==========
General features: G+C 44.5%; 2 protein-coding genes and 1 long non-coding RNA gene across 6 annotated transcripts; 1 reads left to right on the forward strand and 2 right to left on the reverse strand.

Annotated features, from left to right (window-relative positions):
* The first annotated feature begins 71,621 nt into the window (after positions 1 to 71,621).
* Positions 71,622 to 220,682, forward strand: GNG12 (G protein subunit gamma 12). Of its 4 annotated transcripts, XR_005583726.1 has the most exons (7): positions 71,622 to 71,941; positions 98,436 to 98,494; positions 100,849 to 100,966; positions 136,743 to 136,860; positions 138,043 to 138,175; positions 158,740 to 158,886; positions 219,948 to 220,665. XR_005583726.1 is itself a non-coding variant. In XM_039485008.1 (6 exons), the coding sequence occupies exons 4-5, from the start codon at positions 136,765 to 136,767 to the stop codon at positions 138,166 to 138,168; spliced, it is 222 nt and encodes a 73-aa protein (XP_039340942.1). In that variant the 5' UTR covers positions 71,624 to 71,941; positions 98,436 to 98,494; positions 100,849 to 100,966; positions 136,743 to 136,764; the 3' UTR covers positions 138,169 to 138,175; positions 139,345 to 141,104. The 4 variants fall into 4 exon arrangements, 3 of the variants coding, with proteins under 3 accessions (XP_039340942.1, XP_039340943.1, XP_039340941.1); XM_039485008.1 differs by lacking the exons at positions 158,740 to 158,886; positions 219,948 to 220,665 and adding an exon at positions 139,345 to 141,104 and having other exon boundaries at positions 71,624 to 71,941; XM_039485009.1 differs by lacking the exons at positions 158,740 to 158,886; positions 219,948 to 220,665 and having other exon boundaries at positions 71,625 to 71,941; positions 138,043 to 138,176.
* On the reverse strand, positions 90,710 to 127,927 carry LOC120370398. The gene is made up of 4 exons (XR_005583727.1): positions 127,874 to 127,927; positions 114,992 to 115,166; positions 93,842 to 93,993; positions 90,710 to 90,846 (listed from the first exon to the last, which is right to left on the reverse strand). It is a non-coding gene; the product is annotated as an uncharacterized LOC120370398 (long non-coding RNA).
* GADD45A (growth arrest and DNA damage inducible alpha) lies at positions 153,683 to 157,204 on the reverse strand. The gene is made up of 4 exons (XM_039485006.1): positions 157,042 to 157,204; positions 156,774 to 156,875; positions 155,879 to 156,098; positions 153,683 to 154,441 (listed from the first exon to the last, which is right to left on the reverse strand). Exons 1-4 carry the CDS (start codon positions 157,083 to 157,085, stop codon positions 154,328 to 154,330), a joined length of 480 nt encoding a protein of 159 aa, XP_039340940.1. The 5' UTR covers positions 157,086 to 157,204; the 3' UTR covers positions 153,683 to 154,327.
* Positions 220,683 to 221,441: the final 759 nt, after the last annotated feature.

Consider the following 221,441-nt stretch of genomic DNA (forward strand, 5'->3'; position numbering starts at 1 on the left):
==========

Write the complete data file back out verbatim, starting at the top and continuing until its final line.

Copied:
General features: G+C 44.5%; 2 protein-coding genes and 1 long non-coding RNA gene across 6 annotated transcripts; 1 reads left to right on the forward strand and 2 right to left on the reverse strand.

Annotated features, from left to right (window-relative positions):
* The first annotated feature begins 71,621 nt into the window (after positions 1 to 71,621).
* Positions 71,622 to 220,682, forward strand: GNG12 (G protein subunit gamma 12). Of its 4 annotated transcripts, XR_005583726.1 has the most exons (7): positions 71,622 to 71,941; positions 98,436 to 98,494; positions 100,849 to 100,966; positions 136,743 to 136,860; positions 138,043 to 138,175; positions 158,740 to 158,886; positions 219,948 to 220,665. XR_005583726.1 is itself a non-coding variant. In XM_039485008.1 (6 exons), the coding sequence occupies exons 4-5, from the start codon at positions 136,765 to 136,767 to the stop codon at positions 138,166 to 138,168; spliced, it is 222 nt and encodes a 73-aa protein (XP_039340942.1). In that variant the 5' UTR covers positions 71,624 to 71,941; positions 98,436 to 98,494; positions 100,849 to 100,966; positions 136,743 to 136,764; the 3' UTR covers positions 138,169 to 138,175; positions 139,345 to 141,104. The 4 variants fall into 4 exon arrangements, 3 of the variants coding, with proteins under 3 accessions (XP_039340942.1, XP_039340943.1, XP_039340941.1); XM_039485008.1 differs by lacking the exons at positions 158,740 to 158,886; positions 219,948 to 220,665 and adding an exon at positions 139,345 to 141,104 and having other exon boundaries at positions 71,624 to 71,941; XM_039485009.1 differs by lacking the exons at positions 158,740 to 158,886; positions 219,948 to 220,665 and having other exon boundaries at positions 71,625 to 71,941; positions 138,043 to 138,176.
* On the reverse strand, positions 90,710 to 127,927 carry LOC120370398. The gene is made up of 4 exons (XR_005583727.1): positions 127,874 to 127,927; positions 114,992 to 115,166; positions 93,842 to 93,993; positions 90,710 to 90,846 (listed from the first exon to the last, which is right to left on the reverse strand). It is a non-coding gene; the product is annotated as an uncharacterized LOC120370398 (long non-coding RNA).
* GADD45A (growth arrest and DNA damage inducible alpha) lies at positions 153,683 to 157,204 on the reverse strand. The gene is made up of 4 exons (XM_039485006.1): positions 157,042 to 157,204; positions 156,774 to 156,875; positions 155,879 to 156,098; positions 153,683 to 154,441 (listed from the first exon to the last, which is right to left on the reverse strand). Exons 1-4 carry the CDS (start codon positions 157,083 to 157,085, stop codon positions 154,328 to 154,330), a joined length of 480 nt encoding a protein of 159 aa, XP_039340940.1. The 5' UTR covers positions 157,086 to 157,204; the 3' UTR covers positions 153,683 to 154,327.
* Positions 220,683 to 221,441: the final 759 nt, after the last annotated feature.

Consider the following 221,441-nt stretch of genomic DNA (forward strand, 5'->3'; position numbering starts at 1 on the left):